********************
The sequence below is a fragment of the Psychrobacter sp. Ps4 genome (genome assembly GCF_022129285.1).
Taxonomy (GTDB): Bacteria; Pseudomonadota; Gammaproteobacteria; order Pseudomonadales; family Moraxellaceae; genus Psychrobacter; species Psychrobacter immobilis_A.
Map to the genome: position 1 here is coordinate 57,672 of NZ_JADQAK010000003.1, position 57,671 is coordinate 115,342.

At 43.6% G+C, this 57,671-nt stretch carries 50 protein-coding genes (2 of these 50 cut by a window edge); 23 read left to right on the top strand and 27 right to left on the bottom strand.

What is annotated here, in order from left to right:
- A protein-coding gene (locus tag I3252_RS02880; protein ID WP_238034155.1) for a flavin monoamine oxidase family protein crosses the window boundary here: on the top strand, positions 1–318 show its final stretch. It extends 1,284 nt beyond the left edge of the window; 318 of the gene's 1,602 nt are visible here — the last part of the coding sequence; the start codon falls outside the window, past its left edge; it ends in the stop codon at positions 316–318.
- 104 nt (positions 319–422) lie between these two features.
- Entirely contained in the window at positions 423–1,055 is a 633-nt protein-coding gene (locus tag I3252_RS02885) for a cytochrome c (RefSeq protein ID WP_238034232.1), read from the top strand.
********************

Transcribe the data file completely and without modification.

The sequence below is a fragment of the Psychrobacter sp. Ps4 genome (genome assembly GCF_022129285.1).
Taxonomy (GTDB): Bacteria; Pseudomonadota; Gammaproteobacteria; order Pseudomonadales; family Moraxellaceae; genus Psychrobacter; species Psychrobacter immobilis_A.
Map to the genome: position 1 here is coordinate 57,672 of NZ_JADQAK010000003.1, position 57,671 is coordinate 115,342.

At 43.6% G+C, this 57,671-nt stretch carries 50 protein-coding genes (2 of these 50 cut by a window edge); 23 read left to right on the top strand and 27 right to left on the bottom strand.

What is annotated here, in order from left to right:
- A protein-coding gene (locus tag I3252_RS02880; protein ID WP_238034155.1) for a flavin monoamine oxidase family protein crosses the window boundary here: on the top strand, positions 1–318 show its final stretch. It extends 1,284 nt beyond the left edge of the window; 318 of the gene's 1,602 nt are visible here — the last part of the coding sequence; the start codon falls outside the window, past its left edge; it ends in the stop codon at positions 316–318.
- 104 nt (positions 319–422) lie between these two features.
- Entirely contained in the window at positions 423–1,055 is a 633-nt protein-coding gene (locus tag I3252_RS02885) for a cytochrome c (RefSeq protein ID WP_238034232.1), read from the top strand.